I’ve been learning a lot about myself lately, and among many other things, one of the most evident things is this:
I’m a control freak.
I like most things in my life just so. My bedcovers, my dishwasher, my hair.
I like them neat and tidy, especially when it comes to their behaviour. And anything outside of that neat and tidy box often feels like nails on a chalkboard. It jumps out of the box that I want it in and rubs me in a way that makes me feel things like surface-level irritation all the way up to the kind of rage you see from that little red guy on Inside Out.
And all of this becomes perpetuated in public situations. Especially ones of a religious nature.
A while back, we went to a barbecue at some friends of ours and later in the evening they had a worship session. It was such a wonderful time, between the music and the voices raising up praise to Jesus. And all the while, my four-year-old was busy dancing around, singing (his own words), and playing the game of “20 Questions” without having invited anyone else to join him.
As you can imagine, I simultaneously wanted to crawl under a rock and cry, and run for the hills as quickly as my little legs could take me.
But somewhere in-between the 26th and the 27th plea for him to be quiet and just watch, that still small voice spoke once again.
Let them come to me.
Instantaneously, I knew that the place my heart was in was not honouring God at all. Here we were, each of us lifting up praise to the Lord, and I was spending so much time trying to manage the behaviour of my son that I was not only distracting myself and others from the worship experience, but in all honesty, I was forgetting that he was just being a little boy.
A little boy, who was curious about what he was watching, and was participating in his own way.
And as I thought more about it, I realized that once again, I had made God so small. I had made Him out to be a God Who can’t handle the wiggles in my little one, Who is easily frustrated by children who don’t sit still. But once again, I had reflected my own frustrations and shortcomings onto my almighty Father, and not seen Him as that mightily patient God that He is.
When I imagine that day in a village in Judea when the people brought their children to Jesus to be blessed and prayed over, I don’t imagine those small children being perfectly quiet and reverent. Any mother would agree that a group of small children would likely be a tangle of wiggles and squeals instead. But when the disciples rebuked the parents for bringing their children to Jesus, He opened His arms to those little ones: wiggles, squeals, and all.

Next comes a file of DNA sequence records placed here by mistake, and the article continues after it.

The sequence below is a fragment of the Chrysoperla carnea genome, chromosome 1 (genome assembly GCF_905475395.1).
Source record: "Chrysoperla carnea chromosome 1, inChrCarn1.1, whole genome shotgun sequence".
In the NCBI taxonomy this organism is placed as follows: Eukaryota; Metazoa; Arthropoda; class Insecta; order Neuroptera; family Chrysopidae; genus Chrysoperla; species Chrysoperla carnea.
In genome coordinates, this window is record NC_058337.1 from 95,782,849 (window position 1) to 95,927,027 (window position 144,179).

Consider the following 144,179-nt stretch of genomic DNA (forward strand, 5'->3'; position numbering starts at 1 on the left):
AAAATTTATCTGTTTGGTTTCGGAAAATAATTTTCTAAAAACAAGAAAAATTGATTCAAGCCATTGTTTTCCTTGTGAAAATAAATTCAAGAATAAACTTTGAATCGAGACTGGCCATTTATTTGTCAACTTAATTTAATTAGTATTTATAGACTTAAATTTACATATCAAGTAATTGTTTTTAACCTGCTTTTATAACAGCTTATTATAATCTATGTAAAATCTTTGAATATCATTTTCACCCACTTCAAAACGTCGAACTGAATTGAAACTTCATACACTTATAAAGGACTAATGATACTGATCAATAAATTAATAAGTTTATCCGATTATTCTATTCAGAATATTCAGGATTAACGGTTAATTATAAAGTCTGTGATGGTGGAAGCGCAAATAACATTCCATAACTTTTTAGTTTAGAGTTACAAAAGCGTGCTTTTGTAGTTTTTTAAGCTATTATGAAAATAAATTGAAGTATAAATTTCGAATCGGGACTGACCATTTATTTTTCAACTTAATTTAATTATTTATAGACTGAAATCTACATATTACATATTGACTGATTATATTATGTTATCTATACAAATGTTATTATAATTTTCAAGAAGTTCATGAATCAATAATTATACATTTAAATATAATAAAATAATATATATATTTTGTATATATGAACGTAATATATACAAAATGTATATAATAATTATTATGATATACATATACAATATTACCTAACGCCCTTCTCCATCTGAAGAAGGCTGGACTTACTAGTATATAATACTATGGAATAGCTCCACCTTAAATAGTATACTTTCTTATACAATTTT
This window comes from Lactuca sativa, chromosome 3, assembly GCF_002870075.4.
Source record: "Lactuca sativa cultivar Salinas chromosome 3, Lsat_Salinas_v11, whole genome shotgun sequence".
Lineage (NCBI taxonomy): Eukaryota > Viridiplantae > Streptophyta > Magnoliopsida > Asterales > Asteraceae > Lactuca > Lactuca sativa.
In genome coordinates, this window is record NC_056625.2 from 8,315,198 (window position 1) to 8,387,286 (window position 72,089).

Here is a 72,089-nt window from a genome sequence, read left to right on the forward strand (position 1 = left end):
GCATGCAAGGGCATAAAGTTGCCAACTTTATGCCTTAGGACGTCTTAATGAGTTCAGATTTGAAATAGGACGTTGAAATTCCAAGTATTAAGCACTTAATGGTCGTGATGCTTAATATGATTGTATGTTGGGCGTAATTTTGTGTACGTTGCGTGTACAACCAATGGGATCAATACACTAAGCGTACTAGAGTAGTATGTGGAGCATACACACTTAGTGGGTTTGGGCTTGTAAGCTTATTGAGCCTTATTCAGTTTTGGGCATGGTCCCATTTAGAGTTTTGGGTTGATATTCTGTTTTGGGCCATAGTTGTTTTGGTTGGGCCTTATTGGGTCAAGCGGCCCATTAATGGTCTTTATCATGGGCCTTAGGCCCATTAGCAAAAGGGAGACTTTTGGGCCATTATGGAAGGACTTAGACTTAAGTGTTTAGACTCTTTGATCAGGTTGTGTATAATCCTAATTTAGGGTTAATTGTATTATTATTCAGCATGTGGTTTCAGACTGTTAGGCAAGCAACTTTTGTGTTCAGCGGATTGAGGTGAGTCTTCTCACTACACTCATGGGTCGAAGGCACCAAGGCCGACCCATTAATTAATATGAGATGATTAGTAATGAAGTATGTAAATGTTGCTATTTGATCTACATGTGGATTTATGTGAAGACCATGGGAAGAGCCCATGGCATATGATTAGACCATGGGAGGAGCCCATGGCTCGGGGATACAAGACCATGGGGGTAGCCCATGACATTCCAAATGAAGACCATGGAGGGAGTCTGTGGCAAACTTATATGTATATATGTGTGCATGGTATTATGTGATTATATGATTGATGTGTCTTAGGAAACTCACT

I first thought about this a few years ago, when a friend and I ended our time together in prayer, sitting in her car, our children all crying or laughing simultaneously, and she thanked God for allowing us to come to His feet with our children in tow. For Him allowing us to come just as we are.
For me to come, wholly and fully, just as I am, that is going to mean that my children come too, right? As moms, in many ways our children are extensions of ourselves, and the day in and day out care that comes with the stewardship of raising children is going to include them joining us as we come before the Lord in many different ways. Whether that’s a church service, a worship night, or our own devotional time, one way or another, our children will be a part of it.
And in all honesty, I think that’s how it’s supposed to be.
Our children learn by example, and how else will they learn how to walk in relationship with God, if not by watching us do it first? If not by watching us worship, watching us read the Word, watching us cry out in prayer when we are frustrated or exhausted?
Let them come.
That’s what He’s asked. Let them come. Let them see. Let them experience.
Let them see Him for who He really is, ready to take us just as we are.